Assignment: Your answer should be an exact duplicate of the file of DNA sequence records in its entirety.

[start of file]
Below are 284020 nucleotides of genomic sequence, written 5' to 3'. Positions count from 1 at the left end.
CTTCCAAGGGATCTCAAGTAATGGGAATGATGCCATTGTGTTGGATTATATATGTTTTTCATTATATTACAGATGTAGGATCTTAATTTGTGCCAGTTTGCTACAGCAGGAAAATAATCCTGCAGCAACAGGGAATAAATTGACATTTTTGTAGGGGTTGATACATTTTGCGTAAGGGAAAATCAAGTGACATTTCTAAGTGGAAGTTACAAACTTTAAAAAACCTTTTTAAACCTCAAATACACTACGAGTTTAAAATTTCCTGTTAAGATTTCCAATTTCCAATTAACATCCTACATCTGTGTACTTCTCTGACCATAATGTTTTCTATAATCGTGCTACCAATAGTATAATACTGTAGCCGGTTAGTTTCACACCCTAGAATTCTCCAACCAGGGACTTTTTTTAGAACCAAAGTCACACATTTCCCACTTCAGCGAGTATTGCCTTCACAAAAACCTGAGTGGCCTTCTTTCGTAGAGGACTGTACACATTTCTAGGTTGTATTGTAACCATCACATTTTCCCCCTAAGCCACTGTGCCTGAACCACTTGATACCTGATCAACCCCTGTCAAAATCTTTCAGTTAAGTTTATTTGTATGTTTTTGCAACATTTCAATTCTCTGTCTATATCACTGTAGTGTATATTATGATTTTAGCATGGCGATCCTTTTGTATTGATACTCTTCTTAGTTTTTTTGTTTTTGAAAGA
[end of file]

Below are 284020 nucleotides of genomic sequence, written 5' to 3'. Positions count from 1 at the left end.
CTTCCAAGGGATCTCAAGTAATGGGAATGATGCCATTGTGTTGGATTATATATGTTTTTCATTATATTACAGATGTAGGATCTTAATTTGTGCCAGTTTGCTACAGCAGGAAAATAATCCTGCAGCAACAGGGAATAAATTGACATTTTTGTAGGGGTTGATACATTTTGCGTAAGGGAAAATCAAGTGACATTTCTAAGTGGAAGTTACAAACTTTAAAAAACCTTTTTAAACCTCAAATACACTACGAGTTTAAAATTTCCTGTTAAGATTTCCAATTTCCAATTAACATCCTACATCTGTGTACTTCTCTGACCATAATGTTTTCTATAATCGTGCTACCAATAGTATAATACTGTAGCCGGTTAGTTTCACACCCTAGAATTCTCCAACCAGGGACTTTTTTTAGAACCAAAGTCACACATTTCCCACTTCAGCGAGTATTGCCTTCACAAAAACCTGAGTGGCCTTCTTTCGTAGAGGACTGTACACATTTCTAGGTTGTATTGTAACCATCACATTTTCCCCCTAAGCCACTGTGCCTGAACCACTTGATACCTGATCAACCCCTGTCAAAATCTTTCAGTTAAGTTTATTTGTATGTTTTTGCAACATTTCAATTCTCTGTCTATATCACTGTAGTGTATATTATGATTTTAGCATGGCGATCCTTTTGTATTGATACTCTTCTTAGTTTTTTTGTTTTTGAAAGA